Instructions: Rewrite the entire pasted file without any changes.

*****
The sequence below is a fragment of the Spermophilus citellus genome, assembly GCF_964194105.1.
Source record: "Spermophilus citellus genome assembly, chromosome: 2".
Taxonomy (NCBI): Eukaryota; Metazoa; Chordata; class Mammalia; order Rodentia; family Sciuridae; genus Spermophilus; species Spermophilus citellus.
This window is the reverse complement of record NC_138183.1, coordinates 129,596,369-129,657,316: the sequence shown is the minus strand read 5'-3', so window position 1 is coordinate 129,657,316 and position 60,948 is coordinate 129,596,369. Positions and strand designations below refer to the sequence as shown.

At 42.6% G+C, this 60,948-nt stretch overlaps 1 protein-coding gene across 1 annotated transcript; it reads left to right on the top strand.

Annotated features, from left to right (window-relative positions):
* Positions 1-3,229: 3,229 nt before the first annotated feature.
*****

The sequence below is a fragment of the Spermophilus citellus genome, assembly GCF_964194105.1.
Source record: "Spermophilus citellus genome assembly, chromosome: 2".
Taxonomy (NCBI): Eukaryota; Metazoa; Chordata; class Mammalia; order Rodentia; family Sciuridae; genus Spermophilus; species Spermophilus citellus.
This window is the reverse complement of record NC_138183.1, coordinates 129,596,369-129,657,316: the sequence shown is the minus strand read 5'-3', so window position 1 is coordinate 129,657,316 and position 60,948 is coordinate 129,596,369. Positions and strand designations below refer to the sequence as shown.

At 42.6% G+C, this 60,948-nt stretch overlaps 1 protein-coding gene across 1 annotated transcript; it reads left to right on the top strand.

Annotated features, from left to right (window-relative positions):
* Positions 1-3,229: 3,229 nt before the first annotated feature.